There are a host of reasons I decided to put both of these in the same post. One, I didn’t feel like making two seperate posts on essentially the same topic. Two, they’re both albums that came out last week, and which I bought on iTunes shortly thereafter. So this is the first time I can recall that I’ve posted about something less than a month late. I generally like to chew on things for a while before writing about them, ever since I gave Need for Speed: Underground a glowing review, then started to hate it because of the cheating rubberband AI. But there’s a point where I stop digesting information and forming opinions, and just start getting lazy.
Thematically, there are some similarities: Year Zero is a post-apocalyptic concept album, and in typical VNV fashion, Judgement is something I can only describe as pre-apocalyptic - “You probably won’t listen, but stop acting like morons or we’re all hosed. It’d be pretty cool if you did, though.”, that sort of thing. It’s what they do.
The other commonality between the two is that they’re both from bands that I’ve liked for a while, but had disappointing albums last time around. I thought Matter + Form was basically the “Chrome” single with a one or two decent B-sides and half an hour of electro-pop filler. With-a Teeth-a wasn’t necessarily bad, in fact listening to it I didn’t think it was any worse than the other NIN albums that I’d enjoyed. I just couldn’t get into it, and at the time I thought I just didn’t like Nine Inch Nails anymore.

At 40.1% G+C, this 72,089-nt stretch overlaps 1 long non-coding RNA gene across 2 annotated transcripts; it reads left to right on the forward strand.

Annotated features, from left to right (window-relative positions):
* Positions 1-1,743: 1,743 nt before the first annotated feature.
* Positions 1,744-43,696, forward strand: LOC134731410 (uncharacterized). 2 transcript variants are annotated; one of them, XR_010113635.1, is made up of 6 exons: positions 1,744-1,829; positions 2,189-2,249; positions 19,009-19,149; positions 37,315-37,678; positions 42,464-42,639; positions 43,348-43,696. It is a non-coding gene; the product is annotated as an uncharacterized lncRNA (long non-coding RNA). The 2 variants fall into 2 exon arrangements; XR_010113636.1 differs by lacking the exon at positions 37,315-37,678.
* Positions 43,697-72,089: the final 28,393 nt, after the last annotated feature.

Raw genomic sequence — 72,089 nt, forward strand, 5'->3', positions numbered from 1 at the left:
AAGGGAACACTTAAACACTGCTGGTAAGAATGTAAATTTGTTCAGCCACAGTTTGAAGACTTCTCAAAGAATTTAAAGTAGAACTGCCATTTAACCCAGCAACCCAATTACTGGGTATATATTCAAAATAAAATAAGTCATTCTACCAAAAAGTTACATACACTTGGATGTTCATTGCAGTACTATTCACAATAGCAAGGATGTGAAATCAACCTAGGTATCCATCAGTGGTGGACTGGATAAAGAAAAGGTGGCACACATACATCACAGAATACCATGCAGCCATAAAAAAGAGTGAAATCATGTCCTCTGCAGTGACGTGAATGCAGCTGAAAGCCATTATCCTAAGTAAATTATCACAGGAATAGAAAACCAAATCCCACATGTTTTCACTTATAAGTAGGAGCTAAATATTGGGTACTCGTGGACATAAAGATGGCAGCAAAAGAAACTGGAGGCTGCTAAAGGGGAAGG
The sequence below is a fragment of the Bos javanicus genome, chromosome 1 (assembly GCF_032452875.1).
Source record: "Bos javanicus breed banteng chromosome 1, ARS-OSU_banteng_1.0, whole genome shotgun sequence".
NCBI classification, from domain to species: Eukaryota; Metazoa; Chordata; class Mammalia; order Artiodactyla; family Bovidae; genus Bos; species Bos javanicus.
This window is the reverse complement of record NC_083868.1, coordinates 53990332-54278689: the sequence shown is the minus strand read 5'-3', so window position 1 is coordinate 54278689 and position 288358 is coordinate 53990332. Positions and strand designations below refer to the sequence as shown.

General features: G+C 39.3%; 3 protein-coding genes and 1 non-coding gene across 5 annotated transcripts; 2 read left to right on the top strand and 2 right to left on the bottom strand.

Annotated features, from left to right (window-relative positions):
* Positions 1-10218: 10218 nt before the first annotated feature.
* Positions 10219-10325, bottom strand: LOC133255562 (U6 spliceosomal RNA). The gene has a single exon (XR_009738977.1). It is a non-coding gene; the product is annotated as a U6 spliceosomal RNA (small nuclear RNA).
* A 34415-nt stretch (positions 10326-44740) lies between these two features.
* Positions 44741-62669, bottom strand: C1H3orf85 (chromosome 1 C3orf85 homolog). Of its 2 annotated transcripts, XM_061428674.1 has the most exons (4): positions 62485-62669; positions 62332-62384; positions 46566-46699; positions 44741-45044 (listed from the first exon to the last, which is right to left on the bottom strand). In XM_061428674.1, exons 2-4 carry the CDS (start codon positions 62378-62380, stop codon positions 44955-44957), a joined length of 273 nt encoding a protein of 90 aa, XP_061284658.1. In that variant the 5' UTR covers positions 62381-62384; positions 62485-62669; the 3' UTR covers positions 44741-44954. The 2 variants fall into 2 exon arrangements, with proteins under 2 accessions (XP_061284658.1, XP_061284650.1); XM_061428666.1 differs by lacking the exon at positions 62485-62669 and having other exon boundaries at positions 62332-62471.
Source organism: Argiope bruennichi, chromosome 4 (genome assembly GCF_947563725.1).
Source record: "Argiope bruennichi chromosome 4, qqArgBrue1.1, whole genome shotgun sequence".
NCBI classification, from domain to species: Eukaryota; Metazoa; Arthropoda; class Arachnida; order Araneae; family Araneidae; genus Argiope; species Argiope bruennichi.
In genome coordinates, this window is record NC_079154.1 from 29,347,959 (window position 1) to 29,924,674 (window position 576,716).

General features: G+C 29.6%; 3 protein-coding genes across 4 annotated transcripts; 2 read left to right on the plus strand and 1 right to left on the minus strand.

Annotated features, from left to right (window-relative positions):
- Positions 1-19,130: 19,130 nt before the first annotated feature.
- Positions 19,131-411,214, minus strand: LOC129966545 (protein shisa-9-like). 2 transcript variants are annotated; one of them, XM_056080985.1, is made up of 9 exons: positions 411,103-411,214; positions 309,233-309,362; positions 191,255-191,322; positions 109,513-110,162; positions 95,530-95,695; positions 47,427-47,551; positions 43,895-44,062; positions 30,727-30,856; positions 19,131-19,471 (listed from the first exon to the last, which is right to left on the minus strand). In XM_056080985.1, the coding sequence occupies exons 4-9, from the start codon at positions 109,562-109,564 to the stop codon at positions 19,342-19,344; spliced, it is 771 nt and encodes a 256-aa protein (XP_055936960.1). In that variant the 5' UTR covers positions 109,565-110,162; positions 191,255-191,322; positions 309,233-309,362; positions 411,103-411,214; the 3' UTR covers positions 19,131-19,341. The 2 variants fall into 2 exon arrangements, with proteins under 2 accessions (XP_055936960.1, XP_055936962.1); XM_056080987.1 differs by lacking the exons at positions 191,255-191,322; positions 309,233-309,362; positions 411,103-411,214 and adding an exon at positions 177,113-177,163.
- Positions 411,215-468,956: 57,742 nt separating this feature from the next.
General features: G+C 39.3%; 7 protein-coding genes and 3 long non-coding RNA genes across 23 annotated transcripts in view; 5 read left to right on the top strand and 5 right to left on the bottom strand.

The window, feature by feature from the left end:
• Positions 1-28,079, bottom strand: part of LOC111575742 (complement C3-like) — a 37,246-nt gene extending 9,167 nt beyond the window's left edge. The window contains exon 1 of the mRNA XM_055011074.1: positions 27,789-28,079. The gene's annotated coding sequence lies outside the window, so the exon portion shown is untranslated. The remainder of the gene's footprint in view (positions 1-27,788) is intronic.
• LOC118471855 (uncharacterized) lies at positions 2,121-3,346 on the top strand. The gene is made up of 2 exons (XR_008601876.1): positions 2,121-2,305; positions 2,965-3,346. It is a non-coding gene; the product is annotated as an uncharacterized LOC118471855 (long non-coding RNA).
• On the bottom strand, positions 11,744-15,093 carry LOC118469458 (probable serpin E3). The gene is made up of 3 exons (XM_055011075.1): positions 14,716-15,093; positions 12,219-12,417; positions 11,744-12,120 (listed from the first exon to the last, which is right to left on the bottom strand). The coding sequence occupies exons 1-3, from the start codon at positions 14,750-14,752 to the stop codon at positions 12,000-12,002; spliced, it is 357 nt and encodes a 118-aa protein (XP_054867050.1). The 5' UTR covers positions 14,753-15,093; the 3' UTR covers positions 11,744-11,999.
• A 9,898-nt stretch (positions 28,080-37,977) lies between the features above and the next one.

Happily, that doesn’t seem to be the case. Year Zero has a harder, more cacophanous edge than most of Trent Reznor’s old material - some things on The Fragile come close - but more than anything the sound of it is best described as The Downward Spiral before it got shoved into the blender. It’s good solid industrial music, without the gunk getting in the way. It’s like listening to a bunch of assholes pushing every button in the Home Depot power tools aisle, but at least they’re coordinated and the acoustics in the room are nice.
Judgement bogs down in some kind of whiny hypno-trace filler on two tracks in the middle, and it’s unfortunately short. Beyond that, it’s their best album in years. The good songs on here, and out of ten tracks that’s about six of them, are easily on par with anything I’ve heard from them before. Aside from the afforementioned lull, the songs are typically VNV preachy without being so much so that I fast forward. They have a tendency sometimes to take the schitck too far, but when they keep it in check and the music is as solid as it is here, I’ve got no complaints.